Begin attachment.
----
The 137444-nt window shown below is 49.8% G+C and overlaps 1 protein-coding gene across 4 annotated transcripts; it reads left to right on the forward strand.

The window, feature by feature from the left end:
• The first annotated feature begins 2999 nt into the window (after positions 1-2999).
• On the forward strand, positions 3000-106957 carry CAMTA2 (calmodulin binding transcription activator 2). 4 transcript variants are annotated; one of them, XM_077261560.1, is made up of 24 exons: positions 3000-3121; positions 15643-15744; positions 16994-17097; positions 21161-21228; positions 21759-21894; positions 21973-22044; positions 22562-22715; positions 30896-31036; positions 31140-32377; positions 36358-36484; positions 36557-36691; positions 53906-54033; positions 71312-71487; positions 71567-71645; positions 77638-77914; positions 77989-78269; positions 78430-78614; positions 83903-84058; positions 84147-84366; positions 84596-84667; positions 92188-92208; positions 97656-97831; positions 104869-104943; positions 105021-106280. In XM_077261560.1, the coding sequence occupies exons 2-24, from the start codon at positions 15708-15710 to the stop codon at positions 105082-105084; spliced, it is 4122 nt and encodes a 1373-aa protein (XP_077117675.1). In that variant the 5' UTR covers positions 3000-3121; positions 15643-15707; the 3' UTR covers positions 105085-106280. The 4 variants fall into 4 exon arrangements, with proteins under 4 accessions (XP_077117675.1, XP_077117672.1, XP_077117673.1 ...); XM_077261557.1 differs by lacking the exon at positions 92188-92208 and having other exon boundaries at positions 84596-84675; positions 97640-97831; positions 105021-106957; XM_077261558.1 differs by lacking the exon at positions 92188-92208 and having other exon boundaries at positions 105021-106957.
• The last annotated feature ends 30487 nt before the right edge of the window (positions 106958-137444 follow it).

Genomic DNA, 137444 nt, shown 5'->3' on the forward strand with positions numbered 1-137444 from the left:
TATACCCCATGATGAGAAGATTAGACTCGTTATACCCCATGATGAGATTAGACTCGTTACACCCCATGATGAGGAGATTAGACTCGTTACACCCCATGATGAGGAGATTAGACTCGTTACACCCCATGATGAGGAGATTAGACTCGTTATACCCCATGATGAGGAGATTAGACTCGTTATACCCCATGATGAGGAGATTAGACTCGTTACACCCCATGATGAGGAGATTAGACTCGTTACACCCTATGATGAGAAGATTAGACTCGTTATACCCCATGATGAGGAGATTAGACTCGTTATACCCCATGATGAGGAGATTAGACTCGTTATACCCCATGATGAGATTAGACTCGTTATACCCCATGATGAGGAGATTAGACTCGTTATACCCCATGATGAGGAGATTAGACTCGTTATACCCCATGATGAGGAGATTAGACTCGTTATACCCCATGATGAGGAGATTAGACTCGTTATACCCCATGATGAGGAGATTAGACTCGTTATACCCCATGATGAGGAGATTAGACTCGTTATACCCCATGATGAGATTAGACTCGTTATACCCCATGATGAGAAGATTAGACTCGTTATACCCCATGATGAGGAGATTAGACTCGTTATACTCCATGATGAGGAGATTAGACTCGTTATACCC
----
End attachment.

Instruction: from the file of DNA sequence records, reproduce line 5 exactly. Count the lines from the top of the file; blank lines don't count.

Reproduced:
• The last annotated feature ends 30487 nt before the right edge of the window (positions 106958-137444 follow it).